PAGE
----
A Personal Essay, by our Research Writer & Editor, Dr. Jade Keller
When my husband and I decided to move to Thailand so I could start working with a nonprofit to help end child trafficking, we were both exhilarated and terrified. We had each traveled to Thailand, and I’m half Thai, but neither of us had ever lived anywhere outside the U.S before. We were leaving the home we knew, to chart something that was largely unknown. We could do this because we knew we were lucky enough to have family on both his side and mine, who would support us no matter what. If our grand experiment turned to giant failure, we knew we’d have a soft place to land. It was that knowledge, and that security, that gave us the confidence to seek out something far beyond our boundaries.
We know that our circumstances are not ordinary. Whether you call it luck, blessing, or privilege, it’s a situation few have within their reach. For many of the students we work with, basic security is the dream. Not having to worry about where they’ll find money for food, or school, or medical assistance is the dream. When you’re scrambling to survive, there’s little leeway for grand adventures, or bigger ideas than just getting through the short-term. It can be daunting to even imagine a long-term. But when the basics are accounted for, then it becomes possible to imagine how far you can stretch and reach.
When our son was a baby, we had to be so careful with where we allowed him to play in Thailand. Many outdoor playgrounds near where we lived had rusty or broken equipment and mosquitoes carrying dengue fever. Smoky season meant months cooped indoors. Often the only place we felt safe allowing him to play was in the indoor playgrounds in malls, which we knew were kept clean, with quality equipment. We lived in the mall. When we traveled back home or to other places like Germany, however, we knew stringent regulations meant the sand in sandboxes was safe, that the equipment was looked after and kept up to date, and there were no critters carrying disease. This was another way that just a little bit of security meant we had freedom to let our son roam and explore – and we had the freedom not to worry. It changed our orientation as parents from one of hovering, over-protectiveness, to relaxed confidence as he tested his own boundaries and learned about the world. In that regard, it was obviously a much healthier way to parent.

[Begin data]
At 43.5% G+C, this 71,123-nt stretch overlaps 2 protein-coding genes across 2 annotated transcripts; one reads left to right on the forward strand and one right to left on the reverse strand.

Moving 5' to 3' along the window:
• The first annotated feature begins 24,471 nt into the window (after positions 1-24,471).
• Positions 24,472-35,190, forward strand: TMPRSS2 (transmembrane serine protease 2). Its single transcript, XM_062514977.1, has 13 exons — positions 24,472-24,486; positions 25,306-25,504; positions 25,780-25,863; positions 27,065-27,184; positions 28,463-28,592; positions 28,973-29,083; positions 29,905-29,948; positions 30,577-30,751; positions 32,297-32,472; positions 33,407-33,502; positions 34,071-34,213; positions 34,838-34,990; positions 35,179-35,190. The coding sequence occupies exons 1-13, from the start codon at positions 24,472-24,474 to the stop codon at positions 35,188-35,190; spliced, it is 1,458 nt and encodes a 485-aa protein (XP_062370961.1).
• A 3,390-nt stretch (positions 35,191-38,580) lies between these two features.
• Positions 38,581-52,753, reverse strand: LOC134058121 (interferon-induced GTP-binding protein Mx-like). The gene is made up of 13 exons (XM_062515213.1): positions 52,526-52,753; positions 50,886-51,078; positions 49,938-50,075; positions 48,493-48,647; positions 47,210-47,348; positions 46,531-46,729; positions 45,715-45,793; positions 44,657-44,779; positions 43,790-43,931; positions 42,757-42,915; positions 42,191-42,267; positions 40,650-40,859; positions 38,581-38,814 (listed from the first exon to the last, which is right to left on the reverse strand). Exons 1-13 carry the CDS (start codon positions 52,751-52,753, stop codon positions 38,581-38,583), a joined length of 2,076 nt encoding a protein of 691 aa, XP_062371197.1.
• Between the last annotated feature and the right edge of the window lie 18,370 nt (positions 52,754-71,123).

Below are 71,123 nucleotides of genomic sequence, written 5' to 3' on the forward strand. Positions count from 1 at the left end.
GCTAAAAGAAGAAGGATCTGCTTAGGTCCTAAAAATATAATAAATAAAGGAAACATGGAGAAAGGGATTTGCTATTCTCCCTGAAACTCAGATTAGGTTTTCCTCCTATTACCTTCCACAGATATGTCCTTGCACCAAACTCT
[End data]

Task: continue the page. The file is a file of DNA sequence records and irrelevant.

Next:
Having that basic trust about the goodness of the world around you is a very different situation from fearing that everything around you carries hidden dangers. Being able to trust that the ground beneath you is secure makes a big difference in the willingness to take on a challenge, explore new territory, and make bold choices. Even more, when you know you’ve been afforded opportunities outside the reach of others, it can make you want to help others have the same chances.
Over the next few weeks, we’ll share stories about some of our students, in which you’ll see this theme unfold: that the generous support of donors like you has provided the secure foundation that is lacking for vulnerable children, and it has allowed them to stretch and reach a far greater potential than they had before. Some are even using their newfound growth and capacity to help others along the way. We think it’s incredibly inspiring and are confident you’ll feel the same. We hope and imagine that this theme will resonate with you too, as your incredible generosity has remained steadfast even in the face of the uncertainty we all have grappled with this year. We look forward to sharing with you these stories of inspiration starting next week, and through the month of December!